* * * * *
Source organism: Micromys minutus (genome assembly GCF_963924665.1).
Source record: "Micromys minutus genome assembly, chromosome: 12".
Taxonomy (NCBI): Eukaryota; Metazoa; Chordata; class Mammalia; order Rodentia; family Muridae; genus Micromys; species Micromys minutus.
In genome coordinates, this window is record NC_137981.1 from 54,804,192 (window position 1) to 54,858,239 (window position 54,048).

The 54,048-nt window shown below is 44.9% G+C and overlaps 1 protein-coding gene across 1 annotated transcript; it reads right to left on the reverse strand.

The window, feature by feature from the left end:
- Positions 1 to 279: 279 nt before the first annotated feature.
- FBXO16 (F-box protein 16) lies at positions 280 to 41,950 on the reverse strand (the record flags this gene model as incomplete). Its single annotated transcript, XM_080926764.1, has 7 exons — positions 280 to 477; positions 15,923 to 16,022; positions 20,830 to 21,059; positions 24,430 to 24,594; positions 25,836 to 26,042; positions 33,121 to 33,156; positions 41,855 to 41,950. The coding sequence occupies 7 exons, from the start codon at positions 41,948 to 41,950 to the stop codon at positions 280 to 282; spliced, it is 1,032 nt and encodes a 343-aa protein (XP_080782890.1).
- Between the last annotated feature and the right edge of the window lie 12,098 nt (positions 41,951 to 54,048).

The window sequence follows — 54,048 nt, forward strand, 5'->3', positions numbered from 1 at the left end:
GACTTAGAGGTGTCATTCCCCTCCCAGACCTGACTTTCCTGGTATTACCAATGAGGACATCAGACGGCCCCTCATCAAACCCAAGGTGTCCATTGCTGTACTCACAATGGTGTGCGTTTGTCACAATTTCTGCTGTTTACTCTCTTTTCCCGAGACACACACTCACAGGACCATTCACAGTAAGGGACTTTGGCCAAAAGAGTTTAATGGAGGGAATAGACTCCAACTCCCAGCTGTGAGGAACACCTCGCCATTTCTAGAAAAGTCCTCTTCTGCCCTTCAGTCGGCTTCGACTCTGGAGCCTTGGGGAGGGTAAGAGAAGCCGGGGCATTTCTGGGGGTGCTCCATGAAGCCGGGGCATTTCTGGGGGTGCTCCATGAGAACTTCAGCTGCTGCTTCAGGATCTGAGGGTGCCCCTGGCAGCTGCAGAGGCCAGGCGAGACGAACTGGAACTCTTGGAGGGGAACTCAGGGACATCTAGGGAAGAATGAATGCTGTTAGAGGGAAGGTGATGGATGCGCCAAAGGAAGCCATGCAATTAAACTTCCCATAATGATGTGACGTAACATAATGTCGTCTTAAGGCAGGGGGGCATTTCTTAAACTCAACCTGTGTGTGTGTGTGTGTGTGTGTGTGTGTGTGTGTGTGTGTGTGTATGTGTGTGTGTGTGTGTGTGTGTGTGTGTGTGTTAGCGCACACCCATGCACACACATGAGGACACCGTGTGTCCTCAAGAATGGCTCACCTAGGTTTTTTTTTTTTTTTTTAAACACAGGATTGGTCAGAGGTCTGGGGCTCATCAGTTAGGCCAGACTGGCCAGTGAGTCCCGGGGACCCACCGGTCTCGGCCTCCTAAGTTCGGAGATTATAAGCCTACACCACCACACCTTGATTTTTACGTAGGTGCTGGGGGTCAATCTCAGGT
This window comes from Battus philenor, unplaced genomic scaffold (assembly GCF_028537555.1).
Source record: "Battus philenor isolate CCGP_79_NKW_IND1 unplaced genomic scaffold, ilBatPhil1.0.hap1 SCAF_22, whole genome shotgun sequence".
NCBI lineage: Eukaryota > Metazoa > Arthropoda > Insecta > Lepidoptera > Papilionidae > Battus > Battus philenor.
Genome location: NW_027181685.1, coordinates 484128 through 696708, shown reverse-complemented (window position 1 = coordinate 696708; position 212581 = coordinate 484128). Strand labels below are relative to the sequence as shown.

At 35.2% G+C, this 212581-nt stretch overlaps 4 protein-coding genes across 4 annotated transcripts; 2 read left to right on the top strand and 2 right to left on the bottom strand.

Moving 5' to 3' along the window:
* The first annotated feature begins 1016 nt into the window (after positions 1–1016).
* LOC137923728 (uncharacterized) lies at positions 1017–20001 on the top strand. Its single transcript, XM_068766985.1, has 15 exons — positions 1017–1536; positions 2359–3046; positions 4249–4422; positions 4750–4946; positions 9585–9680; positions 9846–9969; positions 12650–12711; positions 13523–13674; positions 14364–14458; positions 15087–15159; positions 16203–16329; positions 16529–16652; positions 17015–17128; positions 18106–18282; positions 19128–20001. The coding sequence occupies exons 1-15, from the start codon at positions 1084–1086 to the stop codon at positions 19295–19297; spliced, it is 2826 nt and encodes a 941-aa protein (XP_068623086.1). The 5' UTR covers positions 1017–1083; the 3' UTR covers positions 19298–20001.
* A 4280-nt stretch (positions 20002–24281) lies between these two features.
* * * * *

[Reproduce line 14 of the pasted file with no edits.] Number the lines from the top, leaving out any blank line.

NCBI lineage: Eukaryota > Metazoa > Arthropoda > Insecta > Lepidoptera > Papilionidae > Battus > Battus philenor.